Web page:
GamingNexus: Are there any plans for downloadable content
for Fireteam Bravo?
Torin Rettig Currently there are
no plans for downloadable content.
GamingNexus: We noticed that there is a PSP headset
available that allows SOCOM players to talk to each other, was there ever
thought of bundling Fireteam Bravo with this headset (in the same way the
headset was bundled with the original SOCOM on the PS1)?
Torin Rettig That was a
consideration, but the schedule for both the game and the headset were really
tight, so we took that option off the table even though we know there are dedicated
players out there who won’t hesitate to pay extra for bundles. It’s only a
matter of time before the PSP headset is compatible with many more games.
GamingNexus: Are the multiplayer maps in this PSP version
smaller or larger than the PS2 versions of the game?
Torin Rettig Well the 12 SOCOM: Fireteam Bravo multiplayer maps
are certainly smaller than the SOCOM 3
maps, but the SOCOM 3 maps can be
five to six times larger than the SOCOM
II maps! We actually made a conscious decision early on that there would be
larger 16 player maps and smaller maps for eight players or less. The 16 player
maps are basically the same size as average 16 player maps in SOCOM and SOCOM II, but we definitely wanted to make smaller maps to
accommodate Ad Hoc play situations where there may only be four, three or even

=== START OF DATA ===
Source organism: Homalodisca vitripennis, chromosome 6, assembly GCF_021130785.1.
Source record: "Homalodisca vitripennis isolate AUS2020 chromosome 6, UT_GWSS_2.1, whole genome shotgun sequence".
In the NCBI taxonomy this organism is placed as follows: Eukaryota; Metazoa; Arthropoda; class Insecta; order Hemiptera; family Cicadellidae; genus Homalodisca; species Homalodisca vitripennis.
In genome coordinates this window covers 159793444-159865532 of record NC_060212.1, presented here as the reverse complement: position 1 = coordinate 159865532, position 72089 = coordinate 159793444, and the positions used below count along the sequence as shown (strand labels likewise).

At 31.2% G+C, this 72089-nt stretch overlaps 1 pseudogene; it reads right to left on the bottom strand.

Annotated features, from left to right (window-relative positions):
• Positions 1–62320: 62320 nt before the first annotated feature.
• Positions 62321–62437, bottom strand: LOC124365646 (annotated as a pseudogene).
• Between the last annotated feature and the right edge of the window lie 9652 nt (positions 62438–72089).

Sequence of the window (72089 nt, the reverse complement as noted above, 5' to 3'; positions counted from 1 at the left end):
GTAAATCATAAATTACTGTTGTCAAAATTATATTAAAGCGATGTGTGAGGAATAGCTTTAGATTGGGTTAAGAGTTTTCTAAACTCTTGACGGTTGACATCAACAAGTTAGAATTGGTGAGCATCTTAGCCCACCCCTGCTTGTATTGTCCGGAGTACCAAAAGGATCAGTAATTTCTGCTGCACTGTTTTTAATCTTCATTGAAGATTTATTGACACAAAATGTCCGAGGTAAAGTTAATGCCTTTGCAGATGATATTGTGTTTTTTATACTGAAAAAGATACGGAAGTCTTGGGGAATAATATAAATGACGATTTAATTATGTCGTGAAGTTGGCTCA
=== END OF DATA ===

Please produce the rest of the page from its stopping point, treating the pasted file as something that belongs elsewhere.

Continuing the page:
two players. There are actually one or two maps where two players can run
around and encounter each other relatively often and have fun and we felt that
was very important since the likelihood of having 16 players with PSP’s standing
around in an Ad Hoc situation is slim. We’re pretty sure people will have LAN
parties with SOCOM: Fireteam Bravo,
but we really wanted to make it so even a very small number of players can have
fun in a map. Thus we created maps that cater to anywhere from 2 – 8 players.
In total six of the maps are 16 players and six of the maps are for the smaller
GamingNexus: We hear that owners of both SOCOM 3 and
Fireteam Bravo will be able to "link" the two games together; can you
explain how that works and what will change in either of the games?
Torin Rettig The link you’re
talking about is our “crosstalk” system. Crosstalk is the system between the
two games that allows your actions in one game to affect the other. Certain bonus objectives that players complete
in the course of missions in both games are crosstalk objectives. These are
objectives like finding an extra piece of intel, taking an important photo (in
PSP), blowing up a weapons cache or communications tower, etc. However, when
players complete these crosstalk objectives and finish the mission, they can
sync the data between the two systems and have their performance in one game
affect the other. So for example, if you pick up a piece of intel on an enemy
leader in one game, once you sync the crosstalk data, the location of the enemy
leader will appear on the map and through a waypoint in the other game. This is
just one of many similar examples. You can also reduce the morale of enemies,
eliminate their heavy weapons, reduce their numbers and gain other similar
advantages in missions through your efforts in both games. Crosstalk objectives
also unlock weapons and special multiplayer character skins.
Basically, a player who has both
SOCOM 3 and SOCOM: Fireteam Bravo can connect the PlayStation 2 to PSP with a
USB cable (the same cable they would use to transfer files between their PSP
and home computer) and sync their crosstalk data to unlock these mission
changes and features. We wanted to foster the idea that both teams simultaneously
are supporting each other and also help players get more out of both games. We
also thought it was just plain cool.
Page 2 of 3